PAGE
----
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They say to be very careful about mixing the colors of raspberries. Some type of cross pollination? I think you end up with speckled berries if you put red, yellow and black raspberries near each other. And remember, thorns. You need to find out about the types you have. Some bear only on second year canes, some bear on new canes.
SIZE AT MATURITY: 4-6 ft.
HARDINESS: Hardy to at least -20° F, depending on variety. Everbearers are hardy in most of the nation if cut to the ground each fall and mulched.
SUN OR SHADE: Full sun.
SPACING: 20" between plants in rows 5 feet apart.
PROPAGATION: Cutting or digging up plants that come up from the roots outside of the established rows.
FRUITFUL LIFE: Replace every 10-15 years as they decline in productivity.
BEARING AGE: 1-2 years.
YIELD: 2 pounds per foot of row.
HOW TO GROW
SOIL REQUIREMENTS: Lots of organic matter and good drainage. They cannot take wet feet. If you have wet ground, plant them on a mound, 18" above the water table.
CULTURAL REQUIREMENTS: Plant with well rotted manure and fertilize the following spring with more manure. Provide adequate moisture during the growing season.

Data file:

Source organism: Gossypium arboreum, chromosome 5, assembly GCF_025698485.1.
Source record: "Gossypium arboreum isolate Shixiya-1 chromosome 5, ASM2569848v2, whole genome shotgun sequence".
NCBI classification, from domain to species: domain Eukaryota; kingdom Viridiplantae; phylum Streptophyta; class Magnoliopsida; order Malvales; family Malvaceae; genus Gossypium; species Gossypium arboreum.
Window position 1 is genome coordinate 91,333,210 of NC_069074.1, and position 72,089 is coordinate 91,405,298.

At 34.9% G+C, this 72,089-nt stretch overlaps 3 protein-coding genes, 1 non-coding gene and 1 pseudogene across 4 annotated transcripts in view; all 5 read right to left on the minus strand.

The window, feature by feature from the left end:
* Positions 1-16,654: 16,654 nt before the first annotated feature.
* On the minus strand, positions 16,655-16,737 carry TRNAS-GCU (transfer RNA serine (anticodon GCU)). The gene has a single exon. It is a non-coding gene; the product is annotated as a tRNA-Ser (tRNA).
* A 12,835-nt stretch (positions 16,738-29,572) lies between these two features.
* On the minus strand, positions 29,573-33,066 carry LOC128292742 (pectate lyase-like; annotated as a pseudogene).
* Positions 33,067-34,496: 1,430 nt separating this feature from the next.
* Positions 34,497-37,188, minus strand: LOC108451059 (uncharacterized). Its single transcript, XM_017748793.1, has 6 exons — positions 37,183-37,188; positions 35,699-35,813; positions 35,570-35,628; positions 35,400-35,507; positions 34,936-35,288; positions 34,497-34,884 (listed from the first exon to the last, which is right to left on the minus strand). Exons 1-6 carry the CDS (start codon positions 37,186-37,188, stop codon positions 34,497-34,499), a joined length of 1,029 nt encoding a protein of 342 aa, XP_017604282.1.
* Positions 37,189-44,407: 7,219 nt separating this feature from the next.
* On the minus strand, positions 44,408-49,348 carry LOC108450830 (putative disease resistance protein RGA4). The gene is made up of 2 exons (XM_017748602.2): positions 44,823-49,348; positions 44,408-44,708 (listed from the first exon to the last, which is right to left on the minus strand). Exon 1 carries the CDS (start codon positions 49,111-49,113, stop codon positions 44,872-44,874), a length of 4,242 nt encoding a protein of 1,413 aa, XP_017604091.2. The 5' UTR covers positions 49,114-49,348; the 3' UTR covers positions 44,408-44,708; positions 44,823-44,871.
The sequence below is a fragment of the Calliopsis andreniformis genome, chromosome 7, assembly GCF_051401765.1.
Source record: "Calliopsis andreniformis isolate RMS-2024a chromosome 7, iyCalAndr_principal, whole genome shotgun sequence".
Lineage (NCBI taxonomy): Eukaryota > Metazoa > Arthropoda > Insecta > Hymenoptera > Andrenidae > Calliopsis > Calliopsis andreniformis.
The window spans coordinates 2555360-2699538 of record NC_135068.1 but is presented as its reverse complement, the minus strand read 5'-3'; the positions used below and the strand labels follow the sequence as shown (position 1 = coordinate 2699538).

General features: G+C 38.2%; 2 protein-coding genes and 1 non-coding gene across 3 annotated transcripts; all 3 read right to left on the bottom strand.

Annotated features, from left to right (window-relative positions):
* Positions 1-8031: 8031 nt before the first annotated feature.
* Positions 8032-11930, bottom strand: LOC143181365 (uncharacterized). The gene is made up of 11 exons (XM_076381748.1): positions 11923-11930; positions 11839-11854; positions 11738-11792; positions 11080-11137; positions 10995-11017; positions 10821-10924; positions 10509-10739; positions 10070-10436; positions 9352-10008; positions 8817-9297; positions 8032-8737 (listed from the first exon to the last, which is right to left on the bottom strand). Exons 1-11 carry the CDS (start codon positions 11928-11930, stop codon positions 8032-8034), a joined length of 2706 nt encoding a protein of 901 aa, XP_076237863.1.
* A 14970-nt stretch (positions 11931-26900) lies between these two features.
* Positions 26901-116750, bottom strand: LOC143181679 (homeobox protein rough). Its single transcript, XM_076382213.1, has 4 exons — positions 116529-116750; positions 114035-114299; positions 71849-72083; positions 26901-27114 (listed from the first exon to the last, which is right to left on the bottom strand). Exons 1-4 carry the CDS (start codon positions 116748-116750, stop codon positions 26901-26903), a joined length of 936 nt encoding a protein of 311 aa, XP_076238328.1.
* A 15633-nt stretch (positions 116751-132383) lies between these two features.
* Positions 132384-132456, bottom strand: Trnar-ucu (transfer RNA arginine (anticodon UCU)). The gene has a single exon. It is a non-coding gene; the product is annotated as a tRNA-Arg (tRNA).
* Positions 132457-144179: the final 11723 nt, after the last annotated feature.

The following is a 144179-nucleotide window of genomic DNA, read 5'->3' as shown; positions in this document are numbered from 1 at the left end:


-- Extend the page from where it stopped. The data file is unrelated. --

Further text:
Pruning July bearers: Prune out second year canes in the fall after they are through fruiting. Don’t prune out new shoots.
Pruning "Everbearers": Summit and Golden Summit can bear on one and two year old wood. Prune or mow the canes each winter to get a free standing fall crop each year without using a trellis. Or trellis as you would with the July bearers and you will get a fall crop on the first year wood (primocanes) and also a crop the following summer before you remove the canes.
We feed them holytone same as our blueberries and in the fall cut canes down to about 8 inches.... don't worry they will grow back and you will have to pull some so you can do rows and get into them to pick.
Years ago, my husband and I got a few cuttings from my father to plant in our new yard. It was the most effortless thing as I recall. We put them in a place where they could just grow wild----and they did! I don't remember having to do a thing to them to get them to grow and produce abundantly, except cut them back every now and then. But in season, we would go out every morning and just pick and eat our fill of berries before heading off to work. So, my only advice is put them off somewhere by themselves so they have lots of room. Then....enjoy!
ETA: we were in northern New Jersey at the time, so similar in weather to PA, I think.
Last Edited on: 2/19/11 7:24 AM ET - Total times edited: 1